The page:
We visited the zoo, palace and children’s museum all in one day plus spent some time at the Christmas market. We were among the last to leave the children’s museum before closing in the evening, so it was a long day.
If visiting in the warmer months, we would have spent more time in the zoo, gone into the Palmenhaus Schönbrunn (greenhouse) and meandered through the Schönbrunn grounds and gardens. You could easily plan to spend 2 leisurely days in this area if you have time.
Wurstelprater Amusement Park & Wiener Riesenrad (Ferris Wheel)
The following day it was time for more kid fun at Prater Park and the Ferris Wheel. The amusement park is jam-packed with 250 attractions including mini roller coaster, hall of mirrors, carousel, swings and more. Since we were visiting in the off season, not everything was open. However, we could still ride the ferris wheel and a few other attractions.
Derrick & the kids tested their strength at the Strength Tester/Punching Bag. Lucy was a bit disappointed when her punch didn’t even register on the machine.
The ferris wheel from 1897 is 64.75m (212 ft) tall and has become one of Vienna’s top attractions. Before embarking on the ride there is a small museum you can visit. The approximate 20 minute ride offers unique views over the roofs of Vienna.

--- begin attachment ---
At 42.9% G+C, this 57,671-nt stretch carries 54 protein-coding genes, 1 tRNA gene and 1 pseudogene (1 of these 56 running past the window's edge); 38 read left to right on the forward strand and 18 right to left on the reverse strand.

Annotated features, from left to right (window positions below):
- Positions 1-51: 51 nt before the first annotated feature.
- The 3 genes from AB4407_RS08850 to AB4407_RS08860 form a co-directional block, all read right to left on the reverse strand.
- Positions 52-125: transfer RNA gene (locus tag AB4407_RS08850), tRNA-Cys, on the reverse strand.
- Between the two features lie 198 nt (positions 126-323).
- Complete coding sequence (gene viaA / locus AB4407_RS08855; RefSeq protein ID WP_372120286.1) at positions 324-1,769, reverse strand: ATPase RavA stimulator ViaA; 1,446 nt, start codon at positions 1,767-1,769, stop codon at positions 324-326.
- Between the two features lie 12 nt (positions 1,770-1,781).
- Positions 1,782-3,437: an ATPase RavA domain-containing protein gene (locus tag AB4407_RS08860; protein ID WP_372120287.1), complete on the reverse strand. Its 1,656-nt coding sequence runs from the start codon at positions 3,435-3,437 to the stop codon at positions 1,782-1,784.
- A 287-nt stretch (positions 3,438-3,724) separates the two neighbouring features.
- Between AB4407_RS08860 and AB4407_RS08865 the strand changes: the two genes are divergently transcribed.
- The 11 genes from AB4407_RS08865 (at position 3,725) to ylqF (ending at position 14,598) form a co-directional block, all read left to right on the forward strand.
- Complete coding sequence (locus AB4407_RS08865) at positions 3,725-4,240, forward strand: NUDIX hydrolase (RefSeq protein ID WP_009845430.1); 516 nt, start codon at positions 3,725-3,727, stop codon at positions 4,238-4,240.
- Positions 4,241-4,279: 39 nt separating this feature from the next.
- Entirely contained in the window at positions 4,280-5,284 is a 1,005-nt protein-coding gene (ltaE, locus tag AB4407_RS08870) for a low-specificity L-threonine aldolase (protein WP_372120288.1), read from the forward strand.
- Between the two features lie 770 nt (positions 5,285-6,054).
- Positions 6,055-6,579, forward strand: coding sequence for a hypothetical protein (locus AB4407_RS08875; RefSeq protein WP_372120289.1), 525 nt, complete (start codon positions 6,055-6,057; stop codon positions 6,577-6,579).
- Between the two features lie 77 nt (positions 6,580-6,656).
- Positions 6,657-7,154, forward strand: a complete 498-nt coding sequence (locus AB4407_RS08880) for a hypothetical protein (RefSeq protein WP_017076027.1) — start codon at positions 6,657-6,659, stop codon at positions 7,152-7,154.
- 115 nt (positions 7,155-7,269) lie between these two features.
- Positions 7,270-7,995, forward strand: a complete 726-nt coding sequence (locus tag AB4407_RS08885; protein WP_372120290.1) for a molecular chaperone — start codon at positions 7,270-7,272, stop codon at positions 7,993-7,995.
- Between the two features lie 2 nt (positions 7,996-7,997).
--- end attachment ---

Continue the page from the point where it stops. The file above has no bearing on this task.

Lunch was traditional Viennese sausage from the stand Bitzinger just outside of Prater Park entrance.
Prater Park Rates:
It’s free to enter the park but rides cost between 1.50€ – 5€
Wiener Riesenrad Rates:
Adults: 10€ (Save 1€ with Vienna card)
Children (3-14): 4.50€
FREE with Vienna Pass
More to see with kids in Vienna
Since we spent so much time discovering the Vienna Christmas Markets, we weren’t able to visit every attraction on our list. A few more places we wanted to see included the House of Music (Haus der Musik), St. Stephen’s Cathedral, and the Spanish Riding School.
A couple more of the must see Vienna attractions that didn’t make it on our list, as I knew there wouldn’t be time, were Kunsthistoriches Museum (Art History Museum) and Naturhistorisches Museum (Natural History Museum).